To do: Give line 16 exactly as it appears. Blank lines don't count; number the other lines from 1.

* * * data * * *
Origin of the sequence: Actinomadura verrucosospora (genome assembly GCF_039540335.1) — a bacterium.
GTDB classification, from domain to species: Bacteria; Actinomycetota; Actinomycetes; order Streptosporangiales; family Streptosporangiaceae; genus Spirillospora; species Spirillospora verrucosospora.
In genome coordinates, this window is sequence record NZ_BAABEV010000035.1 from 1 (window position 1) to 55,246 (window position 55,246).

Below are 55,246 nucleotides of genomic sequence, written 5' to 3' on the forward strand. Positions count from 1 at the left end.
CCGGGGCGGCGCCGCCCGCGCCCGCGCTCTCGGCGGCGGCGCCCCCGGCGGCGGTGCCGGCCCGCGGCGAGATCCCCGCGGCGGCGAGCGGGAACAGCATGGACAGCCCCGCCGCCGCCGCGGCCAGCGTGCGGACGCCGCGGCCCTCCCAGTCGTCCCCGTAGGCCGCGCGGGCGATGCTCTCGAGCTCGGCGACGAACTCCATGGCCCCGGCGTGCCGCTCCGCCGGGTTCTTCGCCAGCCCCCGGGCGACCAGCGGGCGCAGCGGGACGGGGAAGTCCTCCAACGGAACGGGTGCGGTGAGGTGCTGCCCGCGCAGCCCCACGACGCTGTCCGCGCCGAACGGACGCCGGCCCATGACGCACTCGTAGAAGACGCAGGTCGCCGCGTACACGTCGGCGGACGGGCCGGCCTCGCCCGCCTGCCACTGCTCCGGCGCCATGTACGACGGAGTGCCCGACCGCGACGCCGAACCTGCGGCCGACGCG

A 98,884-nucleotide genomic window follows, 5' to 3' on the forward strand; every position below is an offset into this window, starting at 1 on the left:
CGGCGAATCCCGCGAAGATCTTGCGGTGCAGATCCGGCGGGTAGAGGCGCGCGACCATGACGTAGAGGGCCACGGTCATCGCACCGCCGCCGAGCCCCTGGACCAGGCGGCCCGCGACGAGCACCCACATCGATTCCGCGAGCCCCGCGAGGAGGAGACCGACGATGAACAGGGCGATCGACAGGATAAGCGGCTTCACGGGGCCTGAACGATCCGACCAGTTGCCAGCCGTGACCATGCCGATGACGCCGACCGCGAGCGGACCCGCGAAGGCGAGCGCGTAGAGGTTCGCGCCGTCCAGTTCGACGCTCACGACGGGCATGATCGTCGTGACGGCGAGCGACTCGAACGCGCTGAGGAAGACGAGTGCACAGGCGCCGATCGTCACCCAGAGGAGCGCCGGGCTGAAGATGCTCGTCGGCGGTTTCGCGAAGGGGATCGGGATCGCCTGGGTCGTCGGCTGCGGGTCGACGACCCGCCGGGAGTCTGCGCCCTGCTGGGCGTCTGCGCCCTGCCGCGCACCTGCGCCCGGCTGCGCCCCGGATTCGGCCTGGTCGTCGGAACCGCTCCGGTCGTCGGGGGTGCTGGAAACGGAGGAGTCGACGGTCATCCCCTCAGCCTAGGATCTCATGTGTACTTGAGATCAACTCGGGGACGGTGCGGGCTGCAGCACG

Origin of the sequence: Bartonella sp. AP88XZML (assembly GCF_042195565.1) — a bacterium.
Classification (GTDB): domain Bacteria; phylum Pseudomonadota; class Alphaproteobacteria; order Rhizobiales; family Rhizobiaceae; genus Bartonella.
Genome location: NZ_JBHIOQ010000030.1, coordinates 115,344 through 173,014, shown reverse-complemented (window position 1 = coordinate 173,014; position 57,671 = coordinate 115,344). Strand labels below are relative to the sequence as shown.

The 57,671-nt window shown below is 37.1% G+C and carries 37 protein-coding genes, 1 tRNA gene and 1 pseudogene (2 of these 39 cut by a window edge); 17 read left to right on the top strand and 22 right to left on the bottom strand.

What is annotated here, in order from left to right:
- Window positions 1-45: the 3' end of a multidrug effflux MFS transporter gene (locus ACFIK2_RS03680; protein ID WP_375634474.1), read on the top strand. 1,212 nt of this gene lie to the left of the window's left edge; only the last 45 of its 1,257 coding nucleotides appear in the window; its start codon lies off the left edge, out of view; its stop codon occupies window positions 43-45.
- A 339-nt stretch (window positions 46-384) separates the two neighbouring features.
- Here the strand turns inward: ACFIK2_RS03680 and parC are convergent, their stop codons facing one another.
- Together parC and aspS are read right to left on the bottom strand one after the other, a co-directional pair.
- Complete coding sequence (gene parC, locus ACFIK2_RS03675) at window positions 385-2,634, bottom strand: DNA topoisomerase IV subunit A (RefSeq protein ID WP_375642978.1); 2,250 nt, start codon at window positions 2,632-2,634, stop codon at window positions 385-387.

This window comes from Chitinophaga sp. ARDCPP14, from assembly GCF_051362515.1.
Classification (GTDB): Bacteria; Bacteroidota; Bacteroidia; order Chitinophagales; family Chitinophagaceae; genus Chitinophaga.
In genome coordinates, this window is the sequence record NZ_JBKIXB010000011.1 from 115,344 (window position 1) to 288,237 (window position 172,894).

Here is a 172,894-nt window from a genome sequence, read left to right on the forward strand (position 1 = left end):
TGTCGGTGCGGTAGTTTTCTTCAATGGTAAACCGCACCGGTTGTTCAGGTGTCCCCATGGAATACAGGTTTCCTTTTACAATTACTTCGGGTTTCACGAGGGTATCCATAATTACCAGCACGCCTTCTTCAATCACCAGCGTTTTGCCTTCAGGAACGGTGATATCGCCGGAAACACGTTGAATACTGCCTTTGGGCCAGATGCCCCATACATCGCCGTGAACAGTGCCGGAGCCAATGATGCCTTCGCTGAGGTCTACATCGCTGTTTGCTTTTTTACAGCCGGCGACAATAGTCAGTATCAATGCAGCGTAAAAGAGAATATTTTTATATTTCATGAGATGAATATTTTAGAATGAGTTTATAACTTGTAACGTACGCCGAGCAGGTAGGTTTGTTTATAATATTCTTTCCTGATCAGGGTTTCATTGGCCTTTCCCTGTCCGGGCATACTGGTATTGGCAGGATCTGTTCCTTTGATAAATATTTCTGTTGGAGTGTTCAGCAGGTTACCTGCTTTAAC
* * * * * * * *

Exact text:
- Together parC and aspS are read right to left on the bottom strand one after the other, a co-directional pair.